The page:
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Anti-ESG is on the rise in the United States. What’s behind the phenomenon, and should investors be concerned about the sustainability of their American fund investments?

Anti-ESG was one of the hottest topics in the US investment circles in 2023. At the heart of the movement is a loud group of people who believe that considering factors like the environment in investing is financially harmful, some even calling for legislation that would ban using ESG factors in investment decisions. The opponents of ESG believe that it will stump company growth and innovation and limit the freedom of people, institutions, and the state.

Anti-ESG is highly politicized. The US is ever more divided in two: whereas some states demand more detailed reporting from companies on their sustainability efforts and climate impact, other states are pushing legislation that makes taking ESG into account in investment decisions more difficult. The anti-ESG movement has gained additional momentum from oil and gas companies who feel that ESG threatens their business and have the money to lobby for new legislation.

In addition, the current economic climate has most likely spurred the anti-ESG sentiment further. Sustainability and ESG took centre stage in investing when the times were good. Now, when the economic outlook is much more uncertain, more people question the financial benefits of ESG.

Will European fund investors suffer from anti-ESG?

Even though anti-ESG has gotten a lot of attention in the media, especially in the US, its concrete effects are still relatively limited. Currently, only sixteen states have rolled out anti-ESG legislation, and bills have been stopped even in Republican-controlled states. Especially legislation forbidding state pension fund managers from using ESG criteria has gotten a lot of media coverage.

This kind of anti-ESG legislation has the biggest effect on investing in so-called impact funds by these certain state pension funds. In impact funds, investment decisions are guided by specified sustainability criteria, aiming for measurable impact. Conversely, the impact of the anti-ESG legislation is limited in funds that incorporate ESG factors into their standard investment process but don’t base their investment decisions on sustainability goals.

Therefore, European investors who invest in US funds have experienced minimal impact. The most significant change is how US fund managers communicate about ESG topics. They are now more mindful of how they speak of their ESG activities, and they aim to draw a clear distinction between ESG and impact investing, explaining that considering ESG is financially beneficial. Some fund managers avoid using the term ESG altogether, as the word itself is so loaded. Larry Fink, the CEO of BlackRock, the world’s largest asset manager, has stated that he won’t use the term ESG anymore as it is so politically charged. However, according to Fink, this will not affect BlackRock’s investment policies or ESG integration.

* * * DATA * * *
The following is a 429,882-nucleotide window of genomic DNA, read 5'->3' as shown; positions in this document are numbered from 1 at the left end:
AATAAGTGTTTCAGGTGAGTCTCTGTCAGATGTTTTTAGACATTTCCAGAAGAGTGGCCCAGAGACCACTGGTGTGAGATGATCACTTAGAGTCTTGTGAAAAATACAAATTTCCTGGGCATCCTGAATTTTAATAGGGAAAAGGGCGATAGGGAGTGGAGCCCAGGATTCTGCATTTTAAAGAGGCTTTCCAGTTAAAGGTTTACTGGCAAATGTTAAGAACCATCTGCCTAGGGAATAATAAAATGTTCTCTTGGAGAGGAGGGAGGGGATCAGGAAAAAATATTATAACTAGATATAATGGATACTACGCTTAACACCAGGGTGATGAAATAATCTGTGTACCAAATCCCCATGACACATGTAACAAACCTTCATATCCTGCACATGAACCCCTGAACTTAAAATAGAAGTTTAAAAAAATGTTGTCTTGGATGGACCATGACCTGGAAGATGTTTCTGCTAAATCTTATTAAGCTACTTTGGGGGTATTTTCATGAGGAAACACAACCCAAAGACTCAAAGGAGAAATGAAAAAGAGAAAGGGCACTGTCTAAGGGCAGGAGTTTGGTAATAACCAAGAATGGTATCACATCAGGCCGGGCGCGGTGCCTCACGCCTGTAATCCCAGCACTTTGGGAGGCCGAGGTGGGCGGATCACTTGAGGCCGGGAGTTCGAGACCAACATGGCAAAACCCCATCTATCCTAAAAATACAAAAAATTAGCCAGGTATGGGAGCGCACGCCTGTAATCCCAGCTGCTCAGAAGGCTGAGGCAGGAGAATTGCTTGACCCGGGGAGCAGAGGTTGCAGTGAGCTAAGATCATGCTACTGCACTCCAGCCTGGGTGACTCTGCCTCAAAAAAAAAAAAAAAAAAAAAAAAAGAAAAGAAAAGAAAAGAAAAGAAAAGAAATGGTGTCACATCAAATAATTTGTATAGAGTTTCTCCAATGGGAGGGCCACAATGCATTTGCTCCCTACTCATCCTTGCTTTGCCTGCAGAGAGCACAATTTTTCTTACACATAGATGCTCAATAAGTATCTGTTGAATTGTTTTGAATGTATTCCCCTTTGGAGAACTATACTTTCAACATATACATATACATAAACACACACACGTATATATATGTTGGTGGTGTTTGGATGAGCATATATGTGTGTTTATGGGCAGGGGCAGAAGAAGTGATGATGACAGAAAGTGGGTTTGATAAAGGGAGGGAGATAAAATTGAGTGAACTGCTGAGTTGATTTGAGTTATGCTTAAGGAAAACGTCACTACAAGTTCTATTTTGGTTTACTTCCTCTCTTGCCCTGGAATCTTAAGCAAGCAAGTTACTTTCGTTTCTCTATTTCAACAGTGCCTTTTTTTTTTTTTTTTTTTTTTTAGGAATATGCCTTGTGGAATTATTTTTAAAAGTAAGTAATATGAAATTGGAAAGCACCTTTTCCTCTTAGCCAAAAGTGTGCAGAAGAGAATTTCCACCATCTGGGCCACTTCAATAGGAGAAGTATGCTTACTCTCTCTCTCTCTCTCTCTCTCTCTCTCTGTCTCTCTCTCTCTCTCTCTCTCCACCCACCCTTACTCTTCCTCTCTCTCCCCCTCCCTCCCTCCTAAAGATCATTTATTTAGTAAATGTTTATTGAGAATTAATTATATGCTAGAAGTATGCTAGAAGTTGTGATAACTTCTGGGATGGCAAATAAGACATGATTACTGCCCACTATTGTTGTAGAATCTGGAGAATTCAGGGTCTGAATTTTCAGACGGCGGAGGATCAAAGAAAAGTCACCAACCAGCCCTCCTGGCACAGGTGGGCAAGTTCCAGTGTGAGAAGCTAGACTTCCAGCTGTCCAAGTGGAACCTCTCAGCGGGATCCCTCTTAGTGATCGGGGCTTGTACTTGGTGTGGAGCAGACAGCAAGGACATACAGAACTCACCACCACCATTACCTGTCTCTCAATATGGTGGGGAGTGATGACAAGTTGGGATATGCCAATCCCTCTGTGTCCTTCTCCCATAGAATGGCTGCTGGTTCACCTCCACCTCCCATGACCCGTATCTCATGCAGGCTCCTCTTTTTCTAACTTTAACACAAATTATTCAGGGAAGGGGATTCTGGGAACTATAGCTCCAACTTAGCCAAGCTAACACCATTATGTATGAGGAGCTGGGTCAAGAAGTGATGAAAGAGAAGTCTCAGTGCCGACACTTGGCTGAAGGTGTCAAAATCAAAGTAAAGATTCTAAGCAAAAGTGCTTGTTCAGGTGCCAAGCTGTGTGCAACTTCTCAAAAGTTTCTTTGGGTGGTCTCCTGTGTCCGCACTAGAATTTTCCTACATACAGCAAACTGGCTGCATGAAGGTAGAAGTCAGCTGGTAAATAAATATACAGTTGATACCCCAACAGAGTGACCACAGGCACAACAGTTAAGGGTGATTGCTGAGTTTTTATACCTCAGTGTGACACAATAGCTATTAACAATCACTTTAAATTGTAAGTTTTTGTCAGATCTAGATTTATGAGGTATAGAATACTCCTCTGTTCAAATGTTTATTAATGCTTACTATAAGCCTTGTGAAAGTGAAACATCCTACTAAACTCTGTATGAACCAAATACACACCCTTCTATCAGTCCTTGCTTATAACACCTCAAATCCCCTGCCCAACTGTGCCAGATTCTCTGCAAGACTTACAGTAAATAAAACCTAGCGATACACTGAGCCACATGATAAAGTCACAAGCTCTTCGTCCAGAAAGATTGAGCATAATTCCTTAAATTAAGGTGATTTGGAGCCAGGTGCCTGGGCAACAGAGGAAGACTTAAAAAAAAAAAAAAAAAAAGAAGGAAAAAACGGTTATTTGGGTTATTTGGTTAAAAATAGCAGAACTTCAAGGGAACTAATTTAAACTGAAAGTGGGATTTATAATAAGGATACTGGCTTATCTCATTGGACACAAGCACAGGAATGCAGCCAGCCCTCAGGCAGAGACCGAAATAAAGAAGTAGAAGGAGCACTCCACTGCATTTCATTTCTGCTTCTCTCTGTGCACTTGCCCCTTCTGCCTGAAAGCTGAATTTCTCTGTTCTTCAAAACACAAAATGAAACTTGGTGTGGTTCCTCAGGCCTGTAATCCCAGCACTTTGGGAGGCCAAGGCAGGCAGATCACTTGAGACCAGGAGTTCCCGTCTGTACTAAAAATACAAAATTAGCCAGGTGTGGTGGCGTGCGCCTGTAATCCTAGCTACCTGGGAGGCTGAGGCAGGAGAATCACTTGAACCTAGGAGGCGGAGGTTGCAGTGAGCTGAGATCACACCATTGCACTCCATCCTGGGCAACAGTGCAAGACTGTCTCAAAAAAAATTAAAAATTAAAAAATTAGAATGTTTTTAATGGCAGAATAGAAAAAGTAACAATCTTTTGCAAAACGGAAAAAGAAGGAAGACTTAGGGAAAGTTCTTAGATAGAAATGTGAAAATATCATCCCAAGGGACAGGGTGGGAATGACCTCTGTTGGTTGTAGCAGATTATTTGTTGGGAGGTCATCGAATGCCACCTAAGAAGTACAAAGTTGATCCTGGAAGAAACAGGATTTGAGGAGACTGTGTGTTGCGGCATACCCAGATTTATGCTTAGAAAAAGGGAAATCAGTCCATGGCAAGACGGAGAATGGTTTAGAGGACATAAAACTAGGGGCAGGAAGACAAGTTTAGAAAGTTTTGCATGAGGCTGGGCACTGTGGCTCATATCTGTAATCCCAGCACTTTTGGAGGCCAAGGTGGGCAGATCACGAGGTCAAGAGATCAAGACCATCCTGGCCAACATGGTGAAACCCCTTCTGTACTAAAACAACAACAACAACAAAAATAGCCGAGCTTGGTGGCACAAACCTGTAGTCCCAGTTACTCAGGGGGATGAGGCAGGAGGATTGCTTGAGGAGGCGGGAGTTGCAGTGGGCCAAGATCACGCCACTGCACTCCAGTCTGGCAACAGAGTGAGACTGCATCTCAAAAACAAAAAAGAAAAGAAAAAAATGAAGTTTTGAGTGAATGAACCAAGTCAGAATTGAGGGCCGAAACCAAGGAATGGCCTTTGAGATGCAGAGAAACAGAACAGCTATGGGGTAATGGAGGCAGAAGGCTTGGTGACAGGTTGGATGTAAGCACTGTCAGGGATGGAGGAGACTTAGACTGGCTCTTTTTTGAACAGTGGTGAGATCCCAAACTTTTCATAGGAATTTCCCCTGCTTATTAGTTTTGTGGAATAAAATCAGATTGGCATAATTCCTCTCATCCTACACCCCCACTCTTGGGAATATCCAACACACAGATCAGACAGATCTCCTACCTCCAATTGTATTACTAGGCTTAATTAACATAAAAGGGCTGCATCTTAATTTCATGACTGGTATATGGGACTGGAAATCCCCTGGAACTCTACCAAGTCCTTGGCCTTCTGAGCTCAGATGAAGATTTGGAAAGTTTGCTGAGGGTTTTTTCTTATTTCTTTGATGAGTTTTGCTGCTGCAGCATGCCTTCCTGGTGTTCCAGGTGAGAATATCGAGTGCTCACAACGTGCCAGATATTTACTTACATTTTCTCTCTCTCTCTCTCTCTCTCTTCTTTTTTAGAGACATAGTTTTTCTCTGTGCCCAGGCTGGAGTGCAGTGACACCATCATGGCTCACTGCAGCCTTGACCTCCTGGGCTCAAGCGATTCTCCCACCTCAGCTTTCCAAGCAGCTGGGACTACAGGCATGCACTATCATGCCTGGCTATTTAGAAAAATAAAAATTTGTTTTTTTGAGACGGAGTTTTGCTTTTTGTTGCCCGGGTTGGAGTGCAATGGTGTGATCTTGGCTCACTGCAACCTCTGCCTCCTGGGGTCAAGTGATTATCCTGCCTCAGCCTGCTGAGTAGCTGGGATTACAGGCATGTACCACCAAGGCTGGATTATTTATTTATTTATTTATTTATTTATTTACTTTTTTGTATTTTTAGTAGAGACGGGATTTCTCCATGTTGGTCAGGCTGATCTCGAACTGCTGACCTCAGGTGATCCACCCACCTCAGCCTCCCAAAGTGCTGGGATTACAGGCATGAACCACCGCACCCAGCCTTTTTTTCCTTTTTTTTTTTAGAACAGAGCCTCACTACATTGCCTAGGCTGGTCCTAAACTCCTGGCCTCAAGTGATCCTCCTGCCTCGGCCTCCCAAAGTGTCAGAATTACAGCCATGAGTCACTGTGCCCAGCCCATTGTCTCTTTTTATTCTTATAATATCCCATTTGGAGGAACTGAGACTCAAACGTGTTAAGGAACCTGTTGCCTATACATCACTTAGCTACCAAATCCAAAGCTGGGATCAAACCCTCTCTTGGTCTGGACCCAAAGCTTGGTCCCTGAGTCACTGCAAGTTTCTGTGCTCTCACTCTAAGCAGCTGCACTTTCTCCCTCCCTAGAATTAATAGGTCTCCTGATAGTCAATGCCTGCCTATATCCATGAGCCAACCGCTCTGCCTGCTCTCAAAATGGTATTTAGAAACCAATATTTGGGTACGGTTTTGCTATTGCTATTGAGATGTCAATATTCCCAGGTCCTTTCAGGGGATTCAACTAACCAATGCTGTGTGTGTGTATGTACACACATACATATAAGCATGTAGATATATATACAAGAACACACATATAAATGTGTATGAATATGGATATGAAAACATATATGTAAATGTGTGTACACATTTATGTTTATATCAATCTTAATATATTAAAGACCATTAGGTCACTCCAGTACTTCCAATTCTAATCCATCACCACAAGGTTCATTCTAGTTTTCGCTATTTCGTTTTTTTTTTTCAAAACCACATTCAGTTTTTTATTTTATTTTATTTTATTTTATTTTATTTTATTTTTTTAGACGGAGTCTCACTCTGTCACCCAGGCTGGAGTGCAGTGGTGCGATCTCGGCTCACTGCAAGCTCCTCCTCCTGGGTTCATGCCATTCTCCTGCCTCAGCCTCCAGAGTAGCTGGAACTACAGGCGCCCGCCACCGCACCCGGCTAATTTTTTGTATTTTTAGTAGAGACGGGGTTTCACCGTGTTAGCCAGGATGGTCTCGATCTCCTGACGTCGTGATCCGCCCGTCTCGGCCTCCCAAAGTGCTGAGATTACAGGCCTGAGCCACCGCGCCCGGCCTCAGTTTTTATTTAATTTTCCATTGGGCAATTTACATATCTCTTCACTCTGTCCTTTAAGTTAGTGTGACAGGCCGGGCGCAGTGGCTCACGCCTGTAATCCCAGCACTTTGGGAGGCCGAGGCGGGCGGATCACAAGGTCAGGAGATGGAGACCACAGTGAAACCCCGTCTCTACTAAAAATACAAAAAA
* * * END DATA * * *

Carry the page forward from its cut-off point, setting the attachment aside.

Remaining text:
The anti-ESG phenomenon hasn’t had an impact on Evli’s private asset funds investing in the US market. We’ve talked with many US fund managers who say they will keep on focusing on ESG and don’t feel the need to change their approach due to the anti-ESG sentiment. In their external communication, many fund managers highlight that their ESG approach is aligned with the goal of maximizing profits.

Hence, our private asset clients don't need to worry too much about anti-ESG measures or a direct impact on the sustainability of their fund investments in the US. Investors worldwide will likely continue using ESG data in their investment decisions and all the US fund managers we interviewed assured us that ESG remains their focus. In addition, more transparent communication about ESG will benefit investors on its side.

What are the impacts of anti-ESG going forward?

Is it possible to fight anti-ESG? If the anti-ESG sentiment is based on financial concerns, money is also the strongest counterargument. Taking environmental, social, and governance factors into account in business and investments is profitable, especially in the long run. There are several significant material risks related to climate change and biodiversity loss, and managing these risks has nothing to do with ideology. In many US states, anti-ESG legislation has halted due to financial realities, as it has become apparent that pulling out assets from certain investments would lead to losses of millions of dollars. In addition, in some states that have passed anti-ESG legislation, public pension fund managers have argued against divesting assets from specific funds, as it would violate their fiduciary duty to put investors and their profits first.

One can also think that the anti-ESG movement can give birth to something good. As proponents of ESG, we must be clear and uniform in our messaging on why considering ESG factors is essential. Reporting on sustainability efforts and results must be more open and commensurate. This will not only alleviate the worries of many ESG sceptics but also make decision-making easier for us pro-ESG investors due to better data.

Despite the counterreactions, sustainability remains a growing emphasis in business and investing. The anti-ESG movement is still limited to the United States, and we don’t expect it to spread to Europe, where we, overall, are ahead in sustainability matters. We at Evli will continue to keep tabs on the anti-ESG movement, convinced that taking sustainability into account is profitable, here and globally.

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